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Saving a Language, Saving a People

from the May 12, 2021 Bulletin

language art and culture

Sandra Gonzalez-Mora and Reynaldo Mora met learning Aztec dance. Their personal and professional partnership, as a writer and an artist, has created an award-winning publishing house, the Skillful and Soulful Press. Their books promote a love of language and encourage families to read and learn together. You can learn more about their independent press online and follow them on social media to stay up-to-date on their latest book projects.

 

Rey, You have written and drawn a trilingual counting book for very young children, Humingbird/Colibri/Uitsitsilij. Why three languages?!

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Reynaldo Mora: Growing up, I was called “pocho” by Mexicans because my Spanish wasn’t fluent. And then Americans looked down on me because my English wasn’t perfect. Now I tell them, “I speak two invader languages fairly well!” Sandra and I want children to learn about the languages spoken on these lands long before any Spanish or English word was ever heard. For the first book in this series, from the many indigenous languages, we chose Nahuatl. Over 1.5 million people in Mexico speak Nahuatl today.

 

These trilingual concept books aim to celebrate indigenous languages and help families introduce their young children to the beauty of the spoken word in diverse cultures. Future books will highlight other languages including Otomí, Navajo, and Mayan, to name a few.

 

Besides the trilingual book, you’ve written two bilingual books for children age 4-8.

 

Sandra Gonzalez-Mora: Yes. I’ve been working in the field of early childhood education for many years, and in graduate school I did a research project on bilingual reading materials by Latinx authors that specifically introduce young children to the sophisticated vocabulary critical to their reading development. Finding books that did this introducing proved very challenging. So I realized I’d just have to write and publish them myself!

 

Do these children’s books serve a political purpose?

 

Sandra: These books are shifting the narrative that “English is best,” a uniquely American attitude. In Europe, children learn their mother tongue plus two other languages, at least. But here, immigrant kids are pressured to assimilate and made to feel ashamed of their parents and their parents’ culture. That isn’t healthy for children’s development or their family relationships.

 

Rey: We made a political decision on the spelling we chose for the indigenous words in our counting book. Spanish monks, during their colonization of the Mexica people, developed the “classic” Nahuatl writing system. We decided to use “Huasteca” Nahuatl, a system closer to the way the people themselves understand the language to be pronounced. By using “Huasteca,” we are reclaiming the language and that is powerful!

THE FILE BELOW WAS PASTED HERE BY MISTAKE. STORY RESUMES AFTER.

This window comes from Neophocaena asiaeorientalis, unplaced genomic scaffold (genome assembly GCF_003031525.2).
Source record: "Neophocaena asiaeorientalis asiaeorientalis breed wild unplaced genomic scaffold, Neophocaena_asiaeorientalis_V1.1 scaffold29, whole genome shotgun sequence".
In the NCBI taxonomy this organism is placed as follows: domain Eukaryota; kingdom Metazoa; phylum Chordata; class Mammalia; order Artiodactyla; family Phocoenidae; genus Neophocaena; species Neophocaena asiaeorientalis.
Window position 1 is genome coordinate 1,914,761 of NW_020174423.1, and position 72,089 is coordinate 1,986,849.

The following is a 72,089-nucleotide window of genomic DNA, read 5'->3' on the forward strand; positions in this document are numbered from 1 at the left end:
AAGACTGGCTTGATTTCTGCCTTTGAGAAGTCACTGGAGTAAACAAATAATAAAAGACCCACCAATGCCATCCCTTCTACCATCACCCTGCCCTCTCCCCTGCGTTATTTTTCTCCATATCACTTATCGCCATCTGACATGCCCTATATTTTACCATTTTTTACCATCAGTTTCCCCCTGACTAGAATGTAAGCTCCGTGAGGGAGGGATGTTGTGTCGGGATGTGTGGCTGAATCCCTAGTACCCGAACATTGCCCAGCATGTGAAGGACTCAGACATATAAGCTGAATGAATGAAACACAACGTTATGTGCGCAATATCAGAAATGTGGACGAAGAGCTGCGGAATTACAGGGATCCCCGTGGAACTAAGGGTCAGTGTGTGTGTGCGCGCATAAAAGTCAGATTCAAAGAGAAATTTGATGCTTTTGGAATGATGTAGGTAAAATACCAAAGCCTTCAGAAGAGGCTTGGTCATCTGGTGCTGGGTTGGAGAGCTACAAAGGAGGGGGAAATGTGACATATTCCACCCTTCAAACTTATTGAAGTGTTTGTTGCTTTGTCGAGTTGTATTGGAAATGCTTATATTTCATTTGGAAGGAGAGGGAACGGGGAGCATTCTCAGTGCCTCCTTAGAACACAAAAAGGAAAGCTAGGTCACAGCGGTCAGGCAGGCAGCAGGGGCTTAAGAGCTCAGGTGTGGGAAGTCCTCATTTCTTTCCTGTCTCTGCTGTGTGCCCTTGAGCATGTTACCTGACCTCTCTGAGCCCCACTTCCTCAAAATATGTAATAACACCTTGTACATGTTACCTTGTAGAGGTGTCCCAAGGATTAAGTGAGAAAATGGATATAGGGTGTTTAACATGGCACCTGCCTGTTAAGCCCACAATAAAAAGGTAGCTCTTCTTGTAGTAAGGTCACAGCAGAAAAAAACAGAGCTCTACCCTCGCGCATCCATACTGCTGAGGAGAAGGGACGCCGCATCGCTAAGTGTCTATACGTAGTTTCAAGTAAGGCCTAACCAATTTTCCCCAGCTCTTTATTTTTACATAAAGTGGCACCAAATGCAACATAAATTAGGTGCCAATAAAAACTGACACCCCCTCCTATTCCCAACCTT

What do you see as the importance of language learning?

Sandra: Languages reflect the unique ways a people see the world, how they explain what they see, what’s important to them, what role they play in relationship to the rest of nature. Conquerors dominate by stamping out a defeated peoples’ dance, music, worship, farming — and language! The Aztecs had a written language similar to the Egyptians. They used glyphs rather than an alphabet. The Spanish burned many of these historic artifacts. When a language is lost, so are its people. But luckily, many indigenous languages remain alive and well, and we must make sure we keep it that way.

 

What has been the response to your books, from children and the adults around them?

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Sandra: People today have become more conscious about the importance of our children being proud of who they are, more willing to see diversity within a school or a society as a plus. Our books have received an enthusiastic reception.

 

Rey: In keeping with indigenous beliefs about living in harmony with nature, we strive to minimize our carbon footprint. So we don’t print our books overseas. We print them in the US, and that’s getting a positive response. People would like us to sell the books in México as well, so we want to find a local printer there so we don’t have to ship them in. We’re also not selling our trilingual books through Amazon.

Rey, why did you choose the hummingbird to star in your story?

 

Rey: Hummingbirds, like our peoples, are migratory, traveling thousands of miles each year. In Aztec mythology, it is said that a worthy warrior’s spirit comes back as a hummingbird. Everywhere, people are in awe of these creatures, so tiny, so beautiful, so resilient. Like our children!

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Do you feel your books can contribute to cross-border solidarity?

 

Sandra: The Zapatistas have a saying, “A world in which many worlds can exist.” No one country, culture, language needs to dominate over the others. You can live in multiple worlds if you choose, and you can explore your own roots and develop your own sense of belonging. If children can learn this, they’ll make a more peaceful world.

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